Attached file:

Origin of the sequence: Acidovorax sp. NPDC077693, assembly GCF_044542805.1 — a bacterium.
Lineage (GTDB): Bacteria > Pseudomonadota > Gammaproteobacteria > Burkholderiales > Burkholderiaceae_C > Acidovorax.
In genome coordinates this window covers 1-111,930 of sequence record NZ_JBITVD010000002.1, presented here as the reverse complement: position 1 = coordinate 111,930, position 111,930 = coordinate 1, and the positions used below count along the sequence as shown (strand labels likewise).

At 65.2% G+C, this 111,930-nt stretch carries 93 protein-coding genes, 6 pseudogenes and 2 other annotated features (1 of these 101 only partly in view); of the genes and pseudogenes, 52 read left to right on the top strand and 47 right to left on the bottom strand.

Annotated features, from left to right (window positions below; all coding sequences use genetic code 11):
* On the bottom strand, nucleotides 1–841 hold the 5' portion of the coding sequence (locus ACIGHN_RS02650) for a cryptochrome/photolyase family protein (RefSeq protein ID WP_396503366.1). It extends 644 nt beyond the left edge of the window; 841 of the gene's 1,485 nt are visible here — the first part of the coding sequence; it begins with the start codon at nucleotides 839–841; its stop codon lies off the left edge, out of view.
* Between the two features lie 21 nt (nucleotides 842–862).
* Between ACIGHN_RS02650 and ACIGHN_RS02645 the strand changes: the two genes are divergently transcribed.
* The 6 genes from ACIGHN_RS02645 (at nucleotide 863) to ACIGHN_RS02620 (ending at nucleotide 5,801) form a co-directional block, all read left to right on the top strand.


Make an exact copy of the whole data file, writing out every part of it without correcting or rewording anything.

Origin of the sequence: Acidovorax sp. NPDC077693, assembly GCF_044542805.1 — a bacterium.
Lineage (GTDB): Bacteria > Pseudomonadota > Gammaproteobacteria > Burkholderiales > Burkholderiaceae_C > Acidovorax.
In genome coordinates this window covers 1-111,930 of sequence record NZ_JBITVD010000002.1, presented here as the reverse complement: position 1 = coordinate 111,930, position 111,930 = coordinate 1, and the positions used below count along the sequence as shown (strand labels likewise).

At 65.2% G+C, this 111,930-nt stretch carries 93 protein-coding genes, 6 pseudogenes and 2 other annotated features (1 of these 101 only partly in view); of the genes and pseudogenes, 52 read left to right on the top strand and 47 right to left on the bottom strand.

Annotated features, from left to right (window positions below; all coding sequences use genetic code 11):
* On the bottom strand, nucleotides 1–841 hold the 5' portion of the coding sequence (locus ACIGHN_RS02650) for a cryptochrome/photolyase family protein (RefSeq protein ID WP_396503366.1). It extends 644 nt beyond the left edge of the window; 841 of the gene's 1,485 nt are visible here — the first part of the coding sequence; it begins with the start codon at nucleotides 839–841; its stop codon lies off the left edge, out of view.
* Between the two features lie 21 nt (nucleotides 842–862).
* Between ACIGHN_RS02650 and ACIGHN_RS02645 the strand changes: the two genes are divergently transcribed.
* The 6 genes from ACIGHN_RS02645 (at nucleotide 863) to ACIGHN_RS02620 (ending at nucleotide 5,801) form a co-directional block, all read left to right on the top strand.